“Who are we called to be today?”

SCJs representing over 40 entities on five continents came together Nov. 3-9 at the Generalate in Rome.
SCJs representing over 40 entities on five continents came together Nov. 3-9 at the Generalate in Rome. Here, they are in the main meeting hall, which allows for simultaneous translation.

Setting a path for the future

They have often been referred to as the “Senate of the Congregation,” the major superiors (those in-charge) of the over 40 entities of the Priests of the Sacred Heart. Approximately every two years they come together to be in dialogue with the general curia about common issues of concern.

Meeting from November 3-9 at the Generalate in Rome, their primary topic this time was the 2015 general chapter: outlining a theme for it, setting dates, choosing a planning committee and finalizing details in regards to participation and representation.

Fr. Stephen Huffstetter, US provincial superior, in dialogue with Fr. Carlos Caamaño of Venezuela
Fr. Stephen Huffstetter, US provincial superior, in dialogue with Fr. Carlos Caamaño of Venezuela

It is at the general chapter where the next superior general and council is elected.

“This is a crucial time in the congregation,” said Fr. John van den Hengel in his opening remarks at the meeting. “What we choose to do at the next general chapter will set the path for the congregation for the next six to eight years, perhaps even longer…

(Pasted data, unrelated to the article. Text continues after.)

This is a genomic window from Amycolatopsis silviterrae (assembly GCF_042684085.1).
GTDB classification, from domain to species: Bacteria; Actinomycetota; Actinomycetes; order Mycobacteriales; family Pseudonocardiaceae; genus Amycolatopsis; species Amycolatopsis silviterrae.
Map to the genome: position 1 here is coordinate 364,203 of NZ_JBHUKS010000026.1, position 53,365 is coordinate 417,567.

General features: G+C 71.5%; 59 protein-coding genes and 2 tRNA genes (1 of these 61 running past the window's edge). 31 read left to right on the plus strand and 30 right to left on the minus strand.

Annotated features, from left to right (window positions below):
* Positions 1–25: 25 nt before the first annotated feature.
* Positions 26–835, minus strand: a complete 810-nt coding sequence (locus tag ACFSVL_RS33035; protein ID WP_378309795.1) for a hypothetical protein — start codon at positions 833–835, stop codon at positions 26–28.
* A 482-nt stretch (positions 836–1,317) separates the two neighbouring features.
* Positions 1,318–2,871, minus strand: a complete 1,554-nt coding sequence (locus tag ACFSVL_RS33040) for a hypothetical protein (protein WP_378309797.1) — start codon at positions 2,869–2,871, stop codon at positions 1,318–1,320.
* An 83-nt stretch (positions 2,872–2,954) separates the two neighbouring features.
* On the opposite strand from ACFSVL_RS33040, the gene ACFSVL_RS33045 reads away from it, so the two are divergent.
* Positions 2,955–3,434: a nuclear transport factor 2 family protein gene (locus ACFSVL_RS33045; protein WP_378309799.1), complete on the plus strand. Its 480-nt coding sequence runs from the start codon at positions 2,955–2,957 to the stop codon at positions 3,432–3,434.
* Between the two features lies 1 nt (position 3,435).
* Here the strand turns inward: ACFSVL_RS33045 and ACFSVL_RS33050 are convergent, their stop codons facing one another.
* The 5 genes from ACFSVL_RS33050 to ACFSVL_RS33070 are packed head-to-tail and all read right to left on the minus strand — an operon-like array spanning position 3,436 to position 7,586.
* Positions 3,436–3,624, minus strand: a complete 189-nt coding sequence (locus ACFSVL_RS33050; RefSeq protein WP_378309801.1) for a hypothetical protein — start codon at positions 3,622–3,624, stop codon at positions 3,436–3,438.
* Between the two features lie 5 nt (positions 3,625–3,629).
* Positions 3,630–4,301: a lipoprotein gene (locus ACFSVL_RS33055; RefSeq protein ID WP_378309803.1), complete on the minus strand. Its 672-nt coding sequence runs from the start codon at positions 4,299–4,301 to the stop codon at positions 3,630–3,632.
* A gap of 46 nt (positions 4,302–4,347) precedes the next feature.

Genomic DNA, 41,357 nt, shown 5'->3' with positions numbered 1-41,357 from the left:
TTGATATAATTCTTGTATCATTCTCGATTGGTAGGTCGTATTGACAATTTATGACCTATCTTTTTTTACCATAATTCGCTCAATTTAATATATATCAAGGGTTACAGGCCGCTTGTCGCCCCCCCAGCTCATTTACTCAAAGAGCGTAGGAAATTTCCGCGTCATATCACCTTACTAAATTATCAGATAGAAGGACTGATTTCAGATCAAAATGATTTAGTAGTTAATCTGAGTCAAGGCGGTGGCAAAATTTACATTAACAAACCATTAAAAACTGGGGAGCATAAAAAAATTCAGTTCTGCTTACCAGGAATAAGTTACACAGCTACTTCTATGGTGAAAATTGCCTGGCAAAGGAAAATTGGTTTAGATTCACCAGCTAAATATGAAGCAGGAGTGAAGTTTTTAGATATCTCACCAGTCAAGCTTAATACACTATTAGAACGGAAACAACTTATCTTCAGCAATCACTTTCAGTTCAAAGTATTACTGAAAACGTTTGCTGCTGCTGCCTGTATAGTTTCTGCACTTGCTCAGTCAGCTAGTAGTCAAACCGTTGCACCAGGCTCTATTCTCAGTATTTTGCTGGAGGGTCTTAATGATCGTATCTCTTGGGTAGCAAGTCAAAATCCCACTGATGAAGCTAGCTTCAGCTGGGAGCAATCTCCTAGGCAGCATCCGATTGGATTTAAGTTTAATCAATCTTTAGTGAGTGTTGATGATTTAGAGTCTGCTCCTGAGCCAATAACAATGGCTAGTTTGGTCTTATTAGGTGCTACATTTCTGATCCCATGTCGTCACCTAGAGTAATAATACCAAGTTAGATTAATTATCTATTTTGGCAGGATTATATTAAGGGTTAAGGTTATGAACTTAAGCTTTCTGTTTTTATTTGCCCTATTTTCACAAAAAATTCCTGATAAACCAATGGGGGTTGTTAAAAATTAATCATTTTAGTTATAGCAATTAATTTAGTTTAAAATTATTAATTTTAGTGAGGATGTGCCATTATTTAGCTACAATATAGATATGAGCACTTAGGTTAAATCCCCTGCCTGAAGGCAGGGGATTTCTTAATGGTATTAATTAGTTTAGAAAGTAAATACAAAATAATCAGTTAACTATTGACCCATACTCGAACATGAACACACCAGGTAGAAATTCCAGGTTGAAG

“Many religious congregations are asking themselves, ‘What is our role in this time?’ Who are we called to be today? This is what we must also ask ourselves.”

To set the stage for the week’s discussions, Fr. Bartolomeo Sorge – a noted Jesuit theologian, lecturer, writer, and socio-political scientist — gave a presentation on “Perspectives of Consecrated Life in the Church and World.”

What the Church is experiencing now, he went on to say, is nothing less than a moment of crisis. But instead of defining “crisis” as a cause for fear and apprehension, Fr. Bartolomeo said that it is an opportunity to revisit the Church itself, including religious congregations within it and how their charisms speak to the world today.

“We are seeing the Industrial Revolution ending before our eyes,” said Fr. Bartolomeo. “We are in a transition to a new civilization.”

Fr. Bartolomeo Sorge, the opening speaker of the meeting